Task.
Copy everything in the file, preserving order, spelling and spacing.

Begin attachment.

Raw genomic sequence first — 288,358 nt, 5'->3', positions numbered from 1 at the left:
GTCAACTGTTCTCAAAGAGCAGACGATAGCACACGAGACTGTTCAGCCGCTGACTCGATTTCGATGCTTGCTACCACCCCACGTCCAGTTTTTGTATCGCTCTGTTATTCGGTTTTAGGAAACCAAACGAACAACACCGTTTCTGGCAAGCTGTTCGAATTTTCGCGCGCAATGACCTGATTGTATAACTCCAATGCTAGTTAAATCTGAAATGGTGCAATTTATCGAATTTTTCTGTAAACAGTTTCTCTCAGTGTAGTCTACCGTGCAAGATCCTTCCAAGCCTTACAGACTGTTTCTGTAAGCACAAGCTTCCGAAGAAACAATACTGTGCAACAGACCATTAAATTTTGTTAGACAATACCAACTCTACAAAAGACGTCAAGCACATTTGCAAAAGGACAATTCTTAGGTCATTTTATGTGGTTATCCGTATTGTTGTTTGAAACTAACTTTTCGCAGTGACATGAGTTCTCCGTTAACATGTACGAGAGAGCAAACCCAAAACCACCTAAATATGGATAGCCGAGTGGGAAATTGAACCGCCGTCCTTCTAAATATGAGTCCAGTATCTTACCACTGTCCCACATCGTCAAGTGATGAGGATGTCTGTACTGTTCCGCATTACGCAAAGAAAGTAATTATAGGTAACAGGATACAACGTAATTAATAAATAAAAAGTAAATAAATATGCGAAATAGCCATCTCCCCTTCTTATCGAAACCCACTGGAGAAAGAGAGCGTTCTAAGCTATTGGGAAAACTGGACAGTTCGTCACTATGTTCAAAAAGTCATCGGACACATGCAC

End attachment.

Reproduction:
Raw genomic sequence first — 288,358 nt, 5'->3', positions numbered from 1 at the left:
GTCAACTGTTCTCAAAGAGCAGACGATAGCACACGAGACTGTTCAGCCGCTGACTCGATTTCGATGCTTGCTACCACCCCACGTCCAGTTTTTGTATCGCTCTGTTATTCGGTTTTAGGAAACCAAACGAACAACACCGTTTCTGGCAAGCTGTTCGAATTTTCGCGCGCAATGACCTGATTGTATAACTCCAATGCTAGTTAAATCTGAAATGGTGCAATTTATCGAATTTTTCTGTAAACAGTTTCTCTCAGTGTAGTCTACCGTGCAAGATCCTTCCAAGCCTTACAGACTGTTTCTGTAAGCACAAGCTTCCGAAGAAACAATACTGTGCAACAGACCATTAAATTTTGTTAGACAATACCAACTCTACAAAAGACGTCAAGCACATTTGCAAAAGGACAATTCTTAGGTCATTTTATGTGGTTATCCGTATTGTTGTTTGAAACTAACTTTTCGCAGTGACATGAGTTCTCCGTTAACATGTACGAGAGAGCAAACCCAAAACCACCTAAATATGGATAGCCGAGTGGGAAATTGAACCGCCGTCCTTCTAAATATGAGTCCAGTATCTTACCACTGTCCCACATCGTCAAGTGATGAGGATGTCTGTACTGTTCCGCATTACGCAAAGAAAGTAATTATAGGTAACAGGATACAACGTAATTAATAAATAAAAAGTAAATAAATATGCGAAATAGCCATCTCCCCTTCTTATCGAAACCCACTGGAGAAAGAGAGCGTTCTAAGCTATTGGGAAAACTGGACAGTTCGTCACTATGTTCAAAAAGTCATCGGACACATGCAC